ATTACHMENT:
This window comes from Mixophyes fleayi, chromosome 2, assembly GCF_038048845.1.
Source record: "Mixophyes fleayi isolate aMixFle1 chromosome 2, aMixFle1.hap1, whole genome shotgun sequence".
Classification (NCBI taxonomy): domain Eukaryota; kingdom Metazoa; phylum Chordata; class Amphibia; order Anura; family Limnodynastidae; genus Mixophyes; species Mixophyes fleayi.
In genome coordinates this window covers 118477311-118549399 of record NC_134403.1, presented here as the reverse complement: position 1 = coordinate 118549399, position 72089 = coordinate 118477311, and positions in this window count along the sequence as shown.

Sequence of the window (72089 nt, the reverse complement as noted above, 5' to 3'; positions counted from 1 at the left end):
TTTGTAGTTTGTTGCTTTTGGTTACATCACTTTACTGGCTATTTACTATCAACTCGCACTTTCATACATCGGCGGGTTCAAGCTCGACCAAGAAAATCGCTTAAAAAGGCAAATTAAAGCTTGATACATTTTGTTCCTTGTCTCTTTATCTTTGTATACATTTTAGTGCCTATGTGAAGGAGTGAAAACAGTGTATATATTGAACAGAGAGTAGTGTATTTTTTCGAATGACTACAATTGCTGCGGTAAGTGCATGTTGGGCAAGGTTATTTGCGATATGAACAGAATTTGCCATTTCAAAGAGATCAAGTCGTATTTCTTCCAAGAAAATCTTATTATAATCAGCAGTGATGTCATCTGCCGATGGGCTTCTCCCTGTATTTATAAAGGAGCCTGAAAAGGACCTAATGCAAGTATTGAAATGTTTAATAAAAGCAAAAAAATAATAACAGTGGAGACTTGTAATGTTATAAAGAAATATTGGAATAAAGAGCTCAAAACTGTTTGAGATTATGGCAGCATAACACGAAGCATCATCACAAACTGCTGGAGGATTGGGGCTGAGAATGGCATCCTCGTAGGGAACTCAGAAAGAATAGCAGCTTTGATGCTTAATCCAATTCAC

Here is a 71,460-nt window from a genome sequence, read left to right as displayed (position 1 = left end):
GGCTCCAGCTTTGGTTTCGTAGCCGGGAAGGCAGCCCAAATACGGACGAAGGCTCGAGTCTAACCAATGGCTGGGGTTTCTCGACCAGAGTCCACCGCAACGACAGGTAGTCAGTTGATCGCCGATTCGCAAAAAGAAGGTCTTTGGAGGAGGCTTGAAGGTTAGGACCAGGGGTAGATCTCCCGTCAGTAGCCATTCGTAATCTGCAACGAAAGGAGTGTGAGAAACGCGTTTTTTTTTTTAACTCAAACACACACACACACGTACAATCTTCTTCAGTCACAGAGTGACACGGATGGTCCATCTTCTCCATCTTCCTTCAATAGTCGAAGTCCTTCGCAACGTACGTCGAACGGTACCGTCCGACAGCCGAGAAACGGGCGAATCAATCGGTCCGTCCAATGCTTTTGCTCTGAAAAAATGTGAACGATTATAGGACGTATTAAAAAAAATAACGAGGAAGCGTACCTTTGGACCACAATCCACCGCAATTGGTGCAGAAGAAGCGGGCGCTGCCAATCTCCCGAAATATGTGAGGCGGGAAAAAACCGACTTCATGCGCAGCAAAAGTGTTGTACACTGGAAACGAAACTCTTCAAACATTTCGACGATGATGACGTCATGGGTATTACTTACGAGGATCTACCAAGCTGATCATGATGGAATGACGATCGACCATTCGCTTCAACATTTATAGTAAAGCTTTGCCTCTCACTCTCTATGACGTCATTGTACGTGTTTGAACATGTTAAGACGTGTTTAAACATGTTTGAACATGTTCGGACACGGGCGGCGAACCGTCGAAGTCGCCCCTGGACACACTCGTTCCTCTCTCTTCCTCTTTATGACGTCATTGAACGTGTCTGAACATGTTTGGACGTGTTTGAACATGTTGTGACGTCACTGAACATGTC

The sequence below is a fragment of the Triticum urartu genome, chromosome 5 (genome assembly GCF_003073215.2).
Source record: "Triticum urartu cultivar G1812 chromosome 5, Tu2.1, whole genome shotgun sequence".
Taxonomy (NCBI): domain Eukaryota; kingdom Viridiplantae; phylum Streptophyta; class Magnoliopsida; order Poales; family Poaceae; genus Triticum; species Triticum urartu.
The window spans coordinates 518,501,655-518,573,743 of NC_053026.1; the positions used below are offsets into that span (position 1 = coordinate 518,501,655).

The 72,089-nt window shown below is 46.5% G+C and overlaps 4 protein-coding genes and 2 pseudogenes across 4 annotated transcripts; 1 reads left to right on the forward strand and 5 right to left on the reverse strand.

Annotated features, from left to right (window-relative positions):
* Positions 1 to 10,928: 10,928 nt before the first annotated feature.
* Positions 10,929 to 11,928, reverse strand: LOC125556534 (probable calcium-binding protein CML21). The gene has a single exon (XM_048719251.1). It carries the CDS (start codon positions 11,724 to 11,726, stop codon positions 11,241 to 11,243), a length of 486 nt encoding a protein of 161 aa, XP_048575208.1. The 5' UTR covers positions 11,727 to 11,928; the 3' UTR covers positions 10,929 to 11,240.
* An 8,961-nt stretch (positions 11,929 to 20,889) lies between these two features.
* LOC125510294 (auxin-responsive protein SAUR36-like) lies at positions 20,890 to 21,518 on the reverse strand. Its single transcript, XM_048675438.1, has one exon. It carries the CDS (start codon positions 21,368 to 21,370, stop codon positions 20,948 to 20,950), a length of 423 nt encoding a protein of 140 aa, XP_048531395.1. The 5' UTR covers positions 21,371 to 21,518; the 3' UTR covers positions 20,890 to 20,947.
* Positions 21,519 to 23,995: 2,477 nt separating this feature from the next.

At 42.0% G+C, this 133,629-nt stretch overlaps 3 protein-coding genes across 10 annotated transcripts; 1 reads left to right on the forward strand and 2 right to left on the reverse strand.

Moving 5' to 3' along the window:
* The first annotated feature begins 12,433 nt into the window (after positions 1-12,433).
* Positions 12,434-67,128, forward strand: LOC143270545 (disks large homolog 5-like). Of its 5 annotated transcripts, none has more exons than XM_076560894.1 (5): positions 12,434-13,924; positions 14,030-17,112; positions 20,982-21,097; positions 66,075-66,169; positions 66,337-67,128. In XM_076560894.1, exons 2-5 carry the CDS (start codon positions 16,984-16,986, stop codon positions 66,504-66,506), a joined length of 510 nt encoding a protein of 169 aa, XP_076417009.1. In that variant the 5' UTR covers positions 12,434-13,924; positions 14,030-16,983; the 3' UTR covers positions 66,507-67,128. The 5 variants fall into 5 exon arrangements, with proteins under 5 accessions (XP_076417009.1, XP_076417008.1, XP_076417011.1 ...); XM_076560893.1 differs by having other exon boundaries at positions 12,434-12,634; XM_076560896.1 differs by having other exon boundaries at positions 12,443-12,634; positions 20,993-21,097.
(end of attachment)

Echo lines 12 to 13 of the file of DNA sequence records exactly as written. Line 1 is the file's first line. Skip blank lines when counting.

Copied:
The window spans coordinates 518,501,655-518,573,743 of NC_053026.1; the positions used below are offsets into that span (position 1 = coordinate 518,501,655).

The 72,089-nt window shown below is 46.5% G+C and overlaps 4 protein-coding genes and 2 pseudogenes across 4 annotated transcripts; 1 reads left to right on the forward strand and 5 right to left on the reverse strand.